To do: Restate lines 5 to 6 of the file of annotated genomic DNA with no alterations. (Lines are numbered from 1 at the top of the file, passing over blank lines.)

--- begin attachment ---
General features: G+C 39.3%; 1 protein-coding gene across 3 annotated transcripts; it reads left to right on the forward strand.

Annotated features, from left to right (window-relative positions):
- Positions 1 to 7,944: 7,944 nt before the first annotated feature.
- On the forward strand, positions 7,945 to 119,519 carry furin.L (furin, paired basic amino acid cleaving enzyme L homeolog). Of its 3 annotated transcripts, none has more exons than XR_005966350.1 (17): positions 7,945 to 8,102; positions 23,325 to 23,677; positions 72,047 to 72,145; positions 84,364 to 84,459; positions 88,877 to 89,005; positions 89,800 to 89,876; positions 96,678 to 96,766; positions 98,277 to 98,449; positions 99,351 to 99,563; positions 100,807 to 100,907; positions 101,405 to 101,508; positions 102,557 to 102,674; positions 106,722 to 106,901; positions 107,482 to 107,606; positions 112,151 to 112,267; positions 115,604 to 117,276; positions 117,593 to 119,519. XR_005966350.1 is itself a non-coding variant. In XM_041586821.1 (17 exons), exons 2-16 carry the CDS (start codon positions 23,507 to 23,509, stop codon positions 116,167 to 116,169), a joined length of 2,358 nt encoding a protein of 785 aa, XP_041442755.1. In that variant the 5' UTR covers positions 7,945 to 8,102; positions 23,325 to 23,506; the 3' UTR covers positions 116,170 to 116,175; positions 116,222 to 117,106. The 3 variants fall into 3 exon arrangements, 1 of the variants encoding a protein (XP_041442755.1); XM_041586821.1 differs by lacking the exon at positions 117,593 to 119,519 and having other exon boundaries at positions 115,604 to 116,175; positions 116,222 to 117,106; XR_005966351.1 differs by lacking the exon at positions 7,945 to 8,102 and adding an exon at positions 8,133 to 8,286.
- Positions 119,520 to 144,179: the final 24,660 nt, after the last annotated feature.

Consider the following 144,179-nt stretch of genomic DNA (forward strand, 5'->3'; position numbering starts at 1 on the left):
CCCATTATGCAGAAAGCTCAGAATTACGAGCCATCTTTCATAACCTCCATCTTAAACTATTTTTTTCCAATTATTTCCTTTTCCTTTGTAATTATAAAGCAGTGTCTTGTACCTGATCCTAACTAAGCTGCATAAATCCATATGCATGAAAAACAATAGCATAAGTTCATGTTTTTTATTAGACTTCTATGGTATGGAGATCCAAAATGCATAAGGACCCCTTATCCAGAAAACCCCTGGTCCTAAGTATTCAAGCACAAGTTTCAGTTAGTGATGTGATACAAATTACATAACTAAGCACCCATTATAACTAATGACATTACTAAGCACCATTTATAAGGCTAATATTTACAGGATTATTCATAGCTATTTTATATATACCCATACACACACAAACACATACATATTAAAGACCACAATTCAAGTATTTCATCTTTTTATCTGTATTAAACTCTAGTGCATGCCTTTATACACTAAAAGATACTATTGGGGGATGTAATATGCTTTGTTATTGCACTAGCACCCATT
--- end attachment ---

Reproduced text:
- Positions 119,520 to 144,179: the final 24,660 nt, after the last annotated feature.

Consider the following 144,179-nt stretch of genomic DNA (forward strand, 5'->3'; position numbering starts at 1 on the left):